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What is it good for?

Image: Adobe Stock / Connect world

Absolutely nothing, unless you class establishing supremacy as a good thing? This week, I am referring to the current tech war raging on between Facebook and Apple, two tech titans whose models are both as dodgy as each other.

On the one hand, you have Facebook, which generally operates via the honest and wholesome medium of spying, whereas Apple relies on trapping us in a loop of hardware, products and general control.

I mean, how dare Apple make it so I can no longer listen to my headphones and charge my phone at the same time, unless I buy more products (namely theirs) and in general, how dare they change the headphone jack that has been the same since the beginning of the 20th century. WHO DO YOU THINK YOU ARE, APPLE?

But, many of us have been sucked in by branding, and general FOMO (fear of missing out). After all, I’m convinced Apple products are designed to systematically break at around the two-year mark, I mean, products that are built to last aren’t good for business are they. That’s why we have fast fashion, flat pack furniture and all the other shite we buy that has the longevity of a rich tea biscuit.

Now, recently, Apple has added a new feature to its products that allows various apps to stop tracking us. Understandably this has enraged Facebook, whose whole business model is dependent on exactly that.

Of course, Apple hasn’t done this out of the goodness of its heart, or because it gives a crap about our privacy, but because it knows people are sick of being digitally spied on. Privacy is a hot topic now, with Facebook cited as one of the main offenders.

So, like any business worth its salt, Apple thought, ‘how can we make money out of this privacy problem we’ve helped create? We know, we’ll offer people the privacy that is their birth right.’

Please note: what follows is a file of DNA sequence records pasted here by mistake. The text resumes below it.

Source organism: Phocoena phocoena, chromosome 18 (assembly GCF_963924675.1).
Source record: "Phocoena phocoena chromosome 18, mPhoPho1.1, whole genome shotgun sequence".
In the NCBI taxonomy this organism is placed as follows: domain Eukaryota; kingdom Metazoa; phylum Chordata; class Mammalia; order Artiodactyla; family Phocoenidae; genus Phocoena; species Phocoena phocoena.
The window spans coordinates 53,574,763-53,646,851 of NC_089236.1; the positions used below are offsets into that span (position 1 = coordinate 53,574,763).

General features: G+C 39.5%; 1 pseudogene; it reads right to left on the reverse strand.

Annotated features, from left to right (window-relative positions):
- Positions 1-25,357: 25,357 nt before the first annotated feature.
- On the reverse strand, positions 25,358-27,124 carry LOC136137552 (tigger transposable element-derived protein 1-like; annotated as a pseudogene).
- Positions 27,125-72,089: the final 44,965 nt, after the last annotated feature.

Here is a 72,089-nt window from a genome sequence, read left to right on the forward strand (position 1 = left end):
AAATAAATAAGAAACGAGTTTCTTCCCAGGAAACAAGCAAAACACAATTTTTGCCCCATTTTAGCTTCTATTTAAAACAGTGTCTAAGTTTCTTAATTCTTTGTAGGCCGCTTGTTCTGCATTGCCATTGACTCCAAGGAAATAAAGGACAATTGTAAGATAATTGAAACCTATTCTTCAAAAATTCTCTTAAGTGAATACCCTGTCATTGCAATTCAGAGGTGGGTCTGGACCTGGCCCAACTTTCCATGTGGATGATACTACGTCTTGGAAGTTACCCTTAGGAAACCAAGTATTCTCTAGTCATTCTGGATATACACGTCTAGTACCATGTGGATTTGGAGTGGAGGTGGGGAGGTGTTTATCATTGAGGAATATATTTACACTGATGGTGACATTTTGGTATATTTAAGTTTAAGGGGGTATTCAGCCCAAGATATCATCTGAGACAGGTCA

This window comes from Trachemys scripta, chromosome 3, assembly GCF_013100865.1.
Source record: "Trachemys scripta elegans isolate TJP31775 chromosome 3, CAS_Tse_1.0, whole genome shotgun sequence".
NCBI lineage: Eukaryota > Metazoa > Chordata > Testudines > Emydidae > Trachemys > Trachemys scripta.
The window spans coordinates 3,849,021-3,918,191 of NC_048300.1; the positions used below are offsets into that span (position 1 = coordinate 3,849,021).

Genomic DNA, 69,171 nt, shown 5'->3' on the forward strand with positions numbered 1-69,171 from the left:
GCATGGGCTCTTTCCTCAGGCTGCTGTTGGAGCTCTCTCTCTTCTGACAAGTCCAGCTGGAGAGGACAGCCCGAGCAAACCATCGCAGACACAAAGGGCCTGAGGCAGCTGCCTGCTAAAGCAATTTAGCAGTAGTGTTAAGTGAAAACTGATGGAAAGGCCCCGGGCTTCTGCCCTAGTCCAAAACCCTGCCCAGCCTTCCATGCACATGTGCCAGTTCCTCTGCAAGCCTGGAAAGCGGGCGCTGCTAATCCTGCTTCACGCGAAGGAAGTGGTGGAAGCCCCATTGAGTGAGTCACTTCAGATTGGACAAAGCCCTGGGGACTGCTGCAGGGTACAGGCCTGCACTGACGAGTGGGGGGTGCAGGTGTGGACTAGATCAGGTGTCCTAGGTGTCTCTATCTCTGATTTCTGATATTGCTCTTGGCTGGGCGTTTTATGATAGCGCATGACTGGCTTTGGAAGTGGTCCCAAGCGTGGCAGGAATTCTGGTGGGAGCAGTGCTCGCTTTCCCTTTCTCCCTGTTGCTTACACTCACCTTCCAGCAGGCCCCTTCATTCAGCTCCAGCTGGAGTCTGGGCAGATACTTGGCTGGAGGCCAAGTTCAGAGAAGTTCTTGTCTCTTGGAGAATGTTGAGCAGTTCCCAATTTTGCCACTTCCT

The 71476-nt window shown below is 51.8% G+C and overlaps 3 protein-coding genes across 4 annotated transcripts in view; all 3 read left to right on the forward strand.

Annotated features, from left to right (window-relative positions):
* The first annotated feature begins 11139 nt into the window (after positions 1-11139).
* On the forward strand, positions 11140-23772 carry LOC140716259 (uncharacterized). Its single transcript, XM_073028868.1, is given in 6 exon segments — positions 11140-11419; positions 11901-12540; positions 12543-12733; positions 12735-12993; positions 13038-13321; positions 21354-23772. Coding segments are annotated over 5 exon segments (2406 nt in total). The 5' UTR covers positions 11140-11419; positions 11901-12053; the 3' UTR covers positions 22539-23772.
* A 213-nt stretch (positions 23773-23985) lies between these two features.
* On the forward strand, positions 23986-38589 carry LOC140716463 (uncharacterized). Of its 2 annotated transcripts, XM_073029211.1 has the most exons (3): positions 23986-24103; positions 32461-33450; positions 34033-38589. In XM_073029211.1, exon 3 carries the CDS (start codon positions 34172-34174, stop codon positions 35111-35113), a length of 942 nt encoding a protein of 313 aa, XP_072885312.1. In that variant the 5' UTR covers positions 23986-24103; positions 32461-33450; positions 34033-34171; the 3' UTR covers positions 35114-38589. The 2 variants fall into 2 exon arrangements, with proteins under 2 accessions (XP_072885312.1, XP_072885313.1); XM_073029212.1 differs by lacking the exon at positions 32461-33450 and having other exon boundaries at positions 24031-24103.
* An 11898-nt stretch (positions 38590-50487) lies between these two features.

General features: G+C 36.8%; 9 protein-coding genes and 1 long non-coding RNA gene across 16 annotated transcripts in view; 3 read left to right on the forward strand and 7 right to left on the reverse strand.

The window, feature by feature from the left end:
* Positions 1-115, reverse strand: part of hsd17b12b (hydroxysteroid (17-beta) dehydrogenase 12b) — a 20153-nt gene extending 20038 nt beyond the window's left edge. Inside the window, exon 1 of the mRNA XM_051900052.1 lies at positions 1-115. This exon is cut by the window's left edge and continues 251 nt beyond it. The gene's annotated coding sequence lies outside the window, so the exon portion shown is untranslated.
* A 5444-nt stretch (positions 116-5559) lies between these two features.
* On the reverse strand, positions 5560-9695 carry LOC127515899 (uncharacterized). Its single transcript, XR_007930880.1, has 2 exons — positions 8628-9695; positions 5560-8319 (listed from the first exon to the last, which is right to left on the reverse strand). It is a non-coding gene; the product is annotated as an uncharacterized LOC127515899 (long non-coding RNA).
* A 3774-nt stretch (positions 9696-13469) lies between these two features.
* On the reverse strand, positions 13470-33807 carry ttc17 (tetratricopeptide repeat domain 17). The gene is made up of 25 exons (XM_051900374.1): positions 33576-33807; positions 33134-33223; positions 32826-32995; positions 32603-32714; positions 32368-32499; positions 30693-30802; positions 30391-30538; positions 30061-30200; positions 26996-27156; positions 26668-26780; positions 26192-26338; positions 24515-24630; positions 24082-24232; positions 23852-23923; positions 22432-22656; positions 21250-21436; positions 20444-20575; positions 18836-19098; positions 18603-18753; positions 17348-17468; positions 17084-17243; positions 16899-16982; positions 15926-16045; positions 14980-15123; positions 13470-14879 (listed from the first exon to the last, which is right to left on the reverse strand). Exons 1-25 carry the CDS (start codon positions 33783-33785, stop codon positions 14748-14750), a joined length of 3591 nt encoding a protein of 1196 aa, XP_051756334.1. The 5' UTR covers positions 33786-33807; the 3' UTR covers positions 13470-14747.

What a marvellous marketing tactic, highlighted by Apple’s latest TV ad, which opens with a coffee shop scene, where the customer purchasing a coffee is followed from the coffee shop and subsequently, everywhere he goes, by various people nosing into his business. The underlying message – you’re being tracked.

And the one doing most the tracking, just happens to be one of Apple’s primary competitors. And Apple, unfortunately for Facebook, are fantastic at branding, more specifically, they have an innate ability to attach ideas to their products that don’t really belong, all in a bid to make them more appealing – and it works.

That said, were we to demonstrate Apple’s business model in a similar TV ad, this poor guy would be imprisoned in a room containing only Apple products, allowed to leave only via the say so of Steve Job’s ghost.

But taking this Apple advert as an example, I just find it crazy that a tech company is able to so openly critique the idea of tech intrusion. It just goes to show, that capitalism has the ability to mobilise anti-capitalist tropes even within its own commercial narratives. It’s like living in Inception.

But Apple can do this, simply because at this point, its power in our world is almost beyond reproach. Referring to Facebook, Apple chief executive Tim Cook recently said, “If a business is built on misleading users, on data exploitation, on choices that are no choices at all, it does not deserve our praise, it deserves reform.”

Now, Apple has realised it’s safe to go up against what would have previously been a kind of uneasy alliance with other tech companies. Initially, they allowed Facebook to follow their users, until they realised, ‘hang on a minute, we can kill Facebook.’

Facebook is in trouble. It may have fingers in many many pies, but the company has warned that Apple’s update could cut the money it earns through its ad network by half. And who have they cited this will hit the hardest? Small businesses, what a shock.

Just remember, neither of these companies are on our side. Their prerogative is profit, not privacy. Although, all this said, it will be interesting to see what Facebook’s counter move will be.

And even though I’ve been wanging on about the complexities and contradictions of the tech world, our Powered On podcast for our sister title Electrical Review, is now available to listen on Apple 😉 – or wherever you get your podcasts.

This editorial originally appeared in the Data Centre Review Newsletter July 2, 2021. To ensure you receive these editorials direct to your inbox, you can subscribe to our weekly newsletter here.

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